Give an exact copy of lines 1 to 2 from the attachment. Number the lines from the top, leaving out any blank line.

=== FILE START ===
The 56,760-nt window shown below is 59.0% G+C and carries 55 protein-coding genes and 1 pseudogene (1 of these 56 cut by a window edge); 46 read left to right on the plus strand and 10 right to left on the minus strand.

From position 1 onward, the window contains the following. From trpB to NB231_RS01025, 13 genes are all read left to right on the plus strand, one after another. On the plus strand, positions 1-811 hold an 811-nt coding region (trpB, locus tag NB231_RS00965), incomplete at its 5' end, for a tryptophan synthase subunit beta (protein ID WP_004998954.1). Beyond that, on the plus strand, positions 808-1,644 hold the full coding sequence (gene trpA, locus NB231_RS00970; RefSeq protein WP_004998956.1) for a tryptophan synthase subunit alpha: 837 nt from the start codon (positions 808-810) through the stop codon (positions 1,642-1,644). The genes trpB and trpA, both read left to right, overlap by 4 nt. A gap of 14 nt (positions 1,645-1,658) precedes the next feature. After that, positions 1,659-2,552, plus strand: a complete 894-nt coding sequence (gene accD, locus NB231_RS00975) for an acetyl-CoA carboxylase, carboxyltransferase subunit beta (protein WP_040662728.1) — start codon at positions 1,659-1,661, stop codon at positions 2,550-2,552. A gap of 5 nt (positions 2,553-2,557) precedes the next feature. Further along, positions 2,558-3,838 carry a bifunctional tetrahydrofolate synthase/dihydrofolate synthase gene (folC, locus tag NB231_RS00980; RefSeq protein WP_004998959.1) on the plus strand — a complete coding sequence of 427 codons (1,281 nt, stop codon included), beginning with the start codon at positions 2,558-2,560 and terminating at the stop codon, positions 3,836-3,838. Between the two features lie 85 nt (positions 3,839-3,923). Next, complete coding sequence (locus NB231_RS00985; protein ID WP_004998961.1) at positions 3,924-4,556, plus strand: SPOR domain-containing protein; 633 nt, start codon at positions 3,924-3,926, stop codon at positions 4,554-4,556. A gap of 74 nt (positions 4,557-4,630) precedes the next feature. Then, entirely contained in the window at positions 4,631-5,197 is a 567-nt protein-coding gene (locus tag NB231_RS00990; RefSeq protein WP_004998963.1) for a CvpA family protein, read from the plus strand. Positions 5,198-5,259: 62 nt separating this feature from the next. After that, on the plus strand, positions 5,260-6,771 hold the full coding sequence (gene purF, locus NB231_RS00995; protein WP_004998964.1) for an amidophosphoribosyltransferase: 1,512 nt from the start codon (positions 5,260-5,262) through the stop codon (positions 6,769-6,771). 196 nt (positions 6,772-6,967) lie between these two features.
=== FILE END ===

The 56,760-nt window shown below is 59.0% G+C and carries 55 protein-coding genes and 1 pseudogene (1 of these 56 cut by a window edge); 46 read left to right on the plus strand and 10 right to left on the minus strand.

From position 1 onward, the window contains the following. From trpB to NB231_RS01025, 13 genes are all read left to right on the plus strand, one after another. On the plus strand, positions 1-811 hold an 811-nt coding region (trpB, locus tag NB231_RS00965), incomplete at its 5' end, for a tryptophan synthase subunit beta (protein ID WP_004998954.1). Beyond that, on the plus strand, positions 808-1,644 hold the full coding sequence (gene trpA, locus NB231_RS00970; RefSeq protein WP_004998956.1) for a tryptophan synthase subunit alpha: 837 nt from the start codon (positions 808-810) through the stop codon (positions 1,642-1,644). The genes trpB and trpA, both read left to right, overlap by 4 nt. A gap of 14 nt (positions 1,645-1,658) precedes the next feature. After that, positions 1,659-2,552, plus strand: a complete 894-nt coding sequence (gene accD, locus NB231_RS00975) for an acetyl-CoA carboxylase, carboxyltransferase subunit beta (protein WP_040662728.1) — start codon at positions 1,659-1,661, stop codon at positions 2,550-2,552. A gap of 5 nt (positions 2,553-2,557) precedes the next feature. Further along, positions 2,558-3,838 carry a bifunctional tetrahydrofolate synthase/dihydrofolate synthase gene (folC, locus tag NB231_RS00980; RefSeq protein WP_004998959.1) on the plus strand — a complete coding sequence of 427 codons (1,281 nt, stop codon included), beginning with the start codon at positions 2,558-2,560 and terminating at the stop codon, positions 3,836-3,838. Between the two features lie 85 nt (positions 3,839-3,923). Next, complete coding sequence (locus NB231_RS00985; protein ID WP_004998961.1) at positions 3,924-4,556, plus strand: SPOR domain-containing protein; 633 nt, start codon at positions 3,924-3,926, stop codon at positions 4,554-4,556. A gap of 74 nt (positions 4,557-4,630) precedes the next feature. Then, entirely contained in the window at positions 4,631-5,197 is a 567-nt protein-coding gene (locus tag NB231_RS00990; RefSeq protein WP_004998963.1) for a CvpA family protein, read from the plus strand. Positions 5,198-5,259: 62 nt separating this feature from the next. After that, on the plus strand, positions 5,260-6,771 hold the full coding sequence (gene purF, locus NB231_RS00995; protein WP_004998964.1) for an amidophosphoribosyltransferase: 1,512 nt from the start codon (positions 5,260-5,262) through the stop codon (positions 6,769-6,771). 196 nt (positions 6,772-6,967) lie between these two features.